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Crop Factor, Focal Length and Field of View
Posted By: Ole, 02-15-2010, 05:46 PM

Two of the most frequently asked questions are:

- what is the “crop factor”
- how does a full frame lens work when mounted on a DSLR with a 1.5 crop factor?

First, let's discuss focal length. We only discuss lenses with a positive focal length (converging lenses), i.e. such lenses as we use in photography.

When parallel light rays enter a lens, they will converge to a dot at a distance from the optical center of the lens. That distance is called the focal length, and the point where the light converges is the focal point. The focal length is usually denoted by the letter f.

From this definition we see that the focal length is a characteristic of a lens, it does not depend on the sensor size, and it does not change when the lens is mounted on differing camera bodies. As an example, an smc Pentax-A 50 mm lens is a 50 mm lens when mounted on a 24 x 36 mm "full frame" camera as well as when mounted on an APS-C body.

The focal length affects the field of view which the lens covers. A tele lens covers a narrow field of view (less of the subject gets recorded on the film/sensor) and has a longer focal length. A wide angle lens covers a wide field of view (more of the subject gets recorded on the film/sensor) and has a shorter focal length.

Now let's discuss crop factor and what happens when a lens is used on differently sized sensors.

The standard “full frame” format negative is 36mm on the longest side. The APS-C sensor which is used in Pentax DSLRS from the *istD series to the K series is 24mm on the longest side. The crop factor is 1.5, namely 36mm divided by 24mm.

Let's mount some lenses:

We mount the same lens with a focal length of f=50mm (say) on a full frame (24x36mm) camera (“A” above) and on an APS-C DSLR (“B” above).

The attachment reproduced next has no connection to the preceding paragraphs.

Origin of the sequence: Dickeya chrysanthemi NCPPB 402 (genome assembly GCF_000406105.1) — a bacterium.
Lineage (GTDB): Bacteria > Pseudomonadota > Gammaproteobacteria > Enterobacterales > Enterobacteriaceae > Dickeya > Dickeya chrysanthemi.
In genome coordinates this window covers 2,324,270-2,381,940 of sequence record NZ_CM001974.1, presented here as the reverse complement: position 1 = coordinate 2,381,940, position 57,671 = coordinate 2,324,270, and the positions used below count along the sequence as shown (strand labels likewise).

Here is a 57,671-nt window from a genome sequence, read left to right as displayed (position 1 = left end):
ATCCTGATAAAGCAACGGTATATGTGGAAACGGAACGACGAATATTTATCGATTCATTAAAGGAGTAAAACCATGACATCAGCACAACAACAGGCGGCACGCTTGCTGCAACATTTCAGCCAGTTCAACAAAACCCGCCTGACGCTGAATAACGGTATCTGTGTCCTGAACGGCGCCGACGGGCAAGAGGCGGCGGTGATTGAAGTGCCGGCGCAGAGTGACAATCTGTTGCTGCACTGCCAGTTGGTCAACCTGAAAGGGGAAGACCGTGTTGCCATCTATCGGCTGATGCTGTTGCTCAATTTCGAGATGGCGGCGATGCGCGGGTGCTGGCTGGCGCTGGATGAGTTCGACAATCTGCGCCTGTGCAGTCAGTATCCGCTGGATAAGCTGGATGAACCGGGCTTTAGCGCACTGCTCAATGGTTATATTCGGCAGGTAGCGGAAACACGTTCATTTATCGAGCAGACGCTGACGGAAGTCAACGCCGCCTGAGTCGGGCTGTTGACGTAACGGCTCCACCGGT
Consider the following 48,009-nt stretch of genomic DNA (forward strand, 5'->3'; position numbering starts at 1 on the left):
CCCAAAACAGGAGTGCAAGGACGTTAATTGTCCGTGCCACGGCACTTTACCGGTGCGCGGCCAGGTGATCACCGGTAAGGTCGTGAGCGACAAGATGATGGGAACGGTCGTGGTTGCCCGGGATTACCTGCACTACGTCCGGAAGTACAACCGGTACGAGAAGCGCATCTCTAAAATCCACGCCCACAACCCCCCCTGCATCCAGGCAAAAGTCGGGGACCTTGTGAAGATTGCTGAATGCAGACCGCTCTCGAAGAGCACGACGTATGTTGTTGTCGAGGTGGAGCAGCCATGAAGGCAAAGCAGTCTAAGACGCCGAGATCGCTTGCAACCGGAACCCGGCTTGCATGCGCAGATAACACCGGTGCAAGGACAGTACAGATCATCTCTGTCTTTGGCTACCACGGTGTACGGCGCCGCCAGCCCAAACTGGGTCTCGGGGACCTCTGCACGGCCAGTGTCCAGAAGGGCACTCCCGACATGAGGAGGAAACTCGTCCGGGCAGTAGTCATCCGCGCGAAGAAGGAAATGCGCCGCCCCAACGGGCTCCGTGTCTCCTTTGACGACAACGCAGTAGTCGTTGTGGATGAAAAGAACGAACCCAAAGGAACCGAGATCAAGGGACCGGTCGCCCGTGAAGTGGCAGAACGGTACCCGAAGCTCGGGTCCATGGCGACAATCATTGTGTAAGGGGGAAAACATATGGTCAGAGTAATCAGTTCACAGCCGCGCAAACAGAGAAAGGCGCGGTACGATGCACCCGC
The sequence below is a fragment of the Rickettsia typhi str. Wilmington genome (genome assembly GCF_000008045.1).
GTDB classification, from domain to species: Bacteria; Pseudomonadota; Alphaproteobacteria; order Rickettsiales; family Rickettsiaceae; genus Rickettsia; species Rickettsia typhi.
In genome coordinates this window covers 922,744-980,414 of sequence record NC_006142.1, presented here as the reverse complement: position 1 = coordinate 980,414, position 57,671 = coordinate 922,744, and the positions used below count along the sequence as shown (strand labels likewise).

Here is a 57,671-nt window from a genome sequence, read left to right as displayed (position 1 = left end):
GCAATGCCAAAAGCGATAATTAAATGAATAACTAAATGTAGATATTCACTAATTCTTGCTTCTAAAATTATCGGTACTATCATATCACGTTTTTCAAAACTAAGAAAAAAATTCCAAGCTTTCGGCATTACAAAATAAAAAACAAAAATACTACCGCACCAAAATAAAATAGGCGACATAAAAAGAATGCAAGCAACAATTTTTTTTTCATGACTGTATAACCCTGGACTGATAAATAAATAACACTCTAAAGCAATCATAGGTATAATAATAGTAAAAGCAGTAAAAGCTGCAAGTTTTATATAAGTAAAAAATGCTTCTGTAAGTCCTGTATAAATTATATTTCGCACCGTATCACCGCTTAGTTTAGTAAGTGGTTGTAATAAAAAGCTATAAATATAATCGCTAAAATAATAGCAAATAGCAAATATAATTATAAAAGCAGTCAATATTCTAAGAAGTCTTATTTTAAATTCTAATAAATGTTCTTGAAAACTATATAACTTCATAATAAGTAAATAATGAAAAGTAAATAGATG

We see that this same lens gives a narrower field of view on the APS-C DSLR than it does on the full frame camera (in actual numbers the horizontal field of view of a 50mm lens is 40 degrees on the 24x36mm format and just 27 degrees on the APS-C format (the illustration above is not to scale)).

If we want the same field of view on the APS-C DSLR as we have on the full frame camera then we need to use a lens with a shorter focal length on the APS-C DSLR (“C” above). We use the crop factor to determine the required focal length: f2 = f divided by the crop factor. In our example where we used a 50mm lens in illustration “A” we will need a 33mm lens (50 divided by 1.5) in illustration C.

In other words, a 50mm lens on a full frame sensor/film provides the same field of view as a 33mm lens on an APS-C sensor.

A handy table comparing Field of View across the many film/sensor formats in use in Pentax cameras is found here:

Last edited by Ole; 09-22-2011 at 08:06 PM.
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05-26-2013, 12:41 PM   #16
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Just remember that focal length is always the same measure. It has nothing to do with the sensor. A 50mm designed for Pentax film (135) has the same focal length as a 50mm lens designed for APS-C, which has the same focal length as a 50mm designed for MFT.

But the field of view will be different. And, as photographers, we care a lot about field of view since that is what is reflected in the final shot. With practice, you can tell FOV from looking at a photo. You cannot tell focal length from looking at a photo, unless you also know the sensor/film size.


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